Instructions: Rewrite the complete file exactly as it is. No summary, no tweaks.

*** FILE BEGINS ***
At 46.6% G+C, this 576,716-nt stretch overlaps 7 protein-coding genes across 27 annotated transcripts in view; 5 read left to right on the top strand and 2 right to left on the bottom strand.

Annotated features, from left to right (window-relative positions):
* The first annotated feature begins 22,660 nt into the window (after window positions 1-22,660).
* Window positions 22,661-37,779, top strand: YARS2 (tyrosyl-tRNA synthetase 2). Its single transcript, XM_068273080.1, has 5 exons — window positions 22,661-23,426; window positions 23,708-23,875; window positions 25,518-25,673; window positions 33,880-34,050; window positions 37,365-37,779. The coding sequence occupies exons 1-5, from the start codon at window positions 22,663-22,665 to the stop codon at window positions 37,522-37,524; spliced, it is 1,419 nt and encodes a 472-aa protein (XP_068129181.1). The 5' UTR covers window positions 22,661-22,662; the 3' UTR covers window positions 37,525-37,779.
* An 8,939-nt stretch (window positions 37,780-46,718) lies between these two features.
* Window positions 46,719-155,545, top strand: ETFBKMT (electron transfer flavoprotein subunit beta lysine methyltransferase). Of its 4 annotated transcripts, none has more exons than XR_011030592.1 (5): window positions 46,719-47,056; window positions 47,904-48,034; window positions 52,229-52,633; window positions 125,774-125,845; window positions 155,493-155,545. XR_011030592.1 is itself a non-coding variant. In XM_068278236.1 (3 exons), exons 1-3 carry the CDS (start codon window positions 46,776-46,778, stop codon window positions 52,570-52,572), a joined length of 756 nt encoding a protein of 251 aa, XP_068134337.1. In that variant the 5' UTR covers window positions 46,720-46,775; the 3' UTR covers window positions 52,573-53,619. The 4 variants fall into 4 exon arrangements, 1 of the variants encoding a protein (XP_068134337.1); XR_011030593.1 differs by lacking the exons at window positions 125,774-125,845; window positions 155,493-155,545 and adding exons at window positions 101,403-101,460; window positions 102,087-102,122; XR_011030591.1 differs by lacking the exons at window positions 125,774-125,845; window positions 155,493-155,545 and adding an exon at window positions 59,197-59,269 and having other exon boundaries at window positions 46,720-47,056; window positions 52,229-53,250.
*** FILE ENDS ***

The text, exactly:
At 46.6% G+C, this 576,716-nt stretch overlaps 7 protein-coding genes across 27 annotated transcripts in view; 5 read left to right on the top strand and 2 right to left on the bottom strand.

Annotated features, from left to right (window-relative positions):
* The first annotated feature begins 22,660 nt into the window (after window positions 1-22,660).
* Window positions 22,661-37,779, top strand: YARS2 (tyrosyl-tRNA synthetase 2). Its single transcript, XM_068273080.1, has 5 exons — window positions 22,661-23,426; window positions 23,708-23,875; window positions 25,518-25,673; window positions 33,880-34,050; window positions 37,365-37,779. The coding sequence occupies exons 1-5, from the start codon at window positions 22,663-22,665 to the stop codon at window positions 37,522-37,524; spliced, it is 1,419 nt and encodes a 472-aa protein (XP_068129181.1). The 5' UTR covers window positions 22,661-22,662; the 3' UTR covers window positions 37,525-37,779.
* An 8,939-nt stretch (window positions 37,780-46,718) lies between these two features.
* Window positions 46,719-155,545, top strand: ETFBKMT (electron transfer flavoprotein subunit beta lysine methyltransferase). Of its 4 annotated transcripts, none has more exons than XR_011030592.1 (5): window positions 46,719-47,056; window positions 47,904-48,034; window positions 52,229-52,633; window positions 125,774-125,845; window positions 155,493-155,545. XR_011030592.1 is itself a non-coding variant. In XM_068278236.1 (3 exons), exons 1-3 carry the CDS (start codon window positions 46,776-46,778, stop codon window positions 52,570-52,572), a joined length of 756 nt encoding a protein of 251 aa, XP_068134337.1. In that variant the 5' UTR covers window positions 46,720-46,775; the 3' UTR covers window positions 52,573-53,619. The 4 variants fall into 4 exon arrangements, 1 of the variants encoding a protein (XP_068134337.1); XR_011030593.1 differs by lacking the exons at window positions 125,774-125,845; window positions 155,493-155,545 and adding exons at window positions 101,403-101,460; window positions 102,087-102,122; XR_011030591.1 differs by lacking the exons at window positions 125,774-125,845; window positions 155,493-155,545 and adding an exon at window positions 59,197-59,269 and having other exon boundaries at window positions 46,720-47,056; window positions 52,229-53,250.